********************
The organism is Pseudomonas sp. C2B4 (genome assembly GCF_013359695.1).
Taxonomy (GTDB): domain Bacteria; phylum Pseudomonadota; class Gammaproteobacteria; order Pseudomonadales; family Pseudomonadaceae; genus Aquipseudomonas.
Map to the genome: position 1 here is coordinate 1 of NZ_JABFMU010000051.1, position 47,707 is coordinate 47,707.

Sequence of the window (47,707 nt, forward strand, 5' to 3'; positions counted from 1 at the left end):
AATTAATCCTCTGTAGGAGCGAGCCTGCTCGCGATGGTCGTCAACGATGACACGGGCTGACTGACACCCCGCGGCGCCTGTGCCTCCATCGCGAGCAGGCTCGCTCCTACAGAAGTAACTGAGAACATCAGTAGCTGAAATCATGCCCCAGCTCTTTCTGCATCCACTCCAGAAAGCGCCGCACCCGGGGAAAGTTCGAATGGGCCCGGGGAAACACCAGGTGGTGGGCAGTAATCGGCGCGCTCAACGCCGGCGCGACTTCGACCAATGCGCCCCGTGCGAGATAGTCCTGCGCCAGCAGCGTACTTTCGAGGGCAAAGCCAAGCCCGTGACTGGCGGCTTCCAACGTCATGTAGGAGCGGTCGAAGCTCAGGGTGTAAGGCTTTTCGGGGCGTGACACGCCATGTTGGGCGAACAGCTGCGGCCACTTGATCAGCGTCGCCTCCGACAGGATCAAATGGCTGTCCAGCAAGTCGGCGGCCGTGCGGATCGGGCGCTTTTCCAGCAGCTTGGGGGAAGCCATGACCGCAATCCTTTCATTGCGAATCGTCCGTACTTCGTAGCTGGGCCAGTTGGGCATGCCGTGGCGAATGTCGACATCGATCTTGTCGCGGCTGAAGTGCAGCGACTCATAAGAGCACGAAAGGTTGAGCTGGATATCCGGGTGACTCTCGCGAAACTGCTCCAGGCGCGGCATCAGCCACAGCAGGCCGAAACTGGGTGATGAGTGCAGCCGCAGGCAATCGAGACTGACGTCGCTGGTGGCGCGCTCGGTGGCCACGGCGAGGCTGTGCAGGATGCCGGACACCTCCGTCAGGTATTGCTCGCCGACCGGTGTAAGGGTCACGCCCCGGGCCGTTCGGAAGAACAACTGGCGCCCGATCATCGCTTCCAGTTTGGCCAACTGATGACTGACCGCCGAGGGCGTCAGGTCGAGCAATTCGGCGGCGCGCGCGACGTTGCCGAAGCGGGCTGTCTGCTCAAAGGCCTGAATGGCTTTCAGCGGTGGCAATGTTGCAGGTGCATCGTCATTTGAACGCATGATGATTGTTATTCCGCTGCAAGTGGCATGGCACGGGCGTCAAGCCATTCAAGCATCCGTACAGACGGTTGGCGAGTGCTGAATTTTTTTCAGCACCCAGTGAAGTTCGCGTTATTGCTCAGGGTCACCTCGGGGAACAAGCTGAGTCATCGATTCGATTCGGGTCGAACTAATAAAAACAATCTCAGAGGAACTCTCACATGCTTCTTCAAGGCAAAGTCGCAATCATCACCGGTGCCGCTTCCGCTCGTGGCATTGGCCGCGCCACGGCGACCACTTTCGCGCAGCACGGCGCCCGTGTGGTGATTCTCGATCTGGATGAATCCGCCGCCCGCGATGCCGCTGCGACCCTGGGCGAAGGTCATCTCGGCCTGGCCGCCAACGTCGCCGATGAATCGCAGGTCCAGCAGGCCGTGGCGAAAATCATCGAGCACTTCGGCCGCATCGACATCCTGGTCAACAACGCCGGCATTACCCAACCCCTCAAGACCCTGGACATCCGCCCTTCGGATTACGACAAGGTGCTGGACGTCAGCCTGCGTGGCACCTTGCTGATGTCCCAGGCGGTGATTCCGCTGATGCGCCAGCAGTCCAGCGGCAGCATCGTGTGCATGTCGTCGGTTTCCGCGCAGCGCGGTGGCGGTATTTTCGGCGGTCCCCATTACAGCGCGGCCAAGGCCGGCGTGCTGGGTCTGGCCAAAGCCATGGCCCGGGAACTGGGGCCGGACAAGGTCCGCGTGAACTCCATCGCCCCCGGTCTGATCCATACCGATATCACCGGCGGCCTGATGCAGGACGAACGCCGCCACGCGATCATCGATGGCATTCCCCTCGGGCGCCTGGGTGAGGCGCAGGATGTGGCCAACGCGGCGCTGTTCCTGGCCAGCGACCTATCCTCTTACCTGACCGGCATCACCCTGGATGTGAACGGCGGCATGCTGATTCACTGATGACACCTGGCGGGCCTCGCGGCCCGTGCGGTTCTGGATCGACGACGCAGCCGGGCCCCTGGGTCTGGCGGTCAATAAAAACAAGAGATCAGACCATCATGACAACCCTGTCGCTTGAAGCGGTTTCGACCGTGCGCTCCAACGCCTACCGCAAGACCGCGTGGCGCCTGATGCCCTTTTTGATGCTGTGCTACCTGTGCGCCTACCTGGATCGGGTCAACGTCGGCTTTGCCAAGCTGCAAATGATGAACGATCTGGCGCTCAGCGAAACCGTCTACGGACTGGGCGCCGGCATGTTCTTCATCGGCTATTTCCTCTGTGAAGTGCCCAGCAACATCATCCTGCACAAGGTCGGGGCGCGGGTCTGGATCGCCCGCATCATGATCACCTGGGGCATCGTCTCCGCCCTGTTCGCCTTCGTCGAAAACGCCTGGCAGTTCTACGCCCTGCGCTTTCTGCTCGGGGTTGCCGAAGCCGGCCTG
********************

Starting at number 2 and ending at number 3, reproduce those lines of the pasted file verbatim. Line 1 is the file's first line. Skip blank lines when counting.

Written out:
Taxonomy (GTDB): domain Bacteria; phylum Pseudomonadota; class Gammaproteobacteria; order Pseudomonadales; family Pseudomonadaceae; genus Aquipseudomonas.
Map to the genome: position 1 here is coordinate 1 of NZ_JABFMU010000051.1, position 47,707 is coordinate 47,707.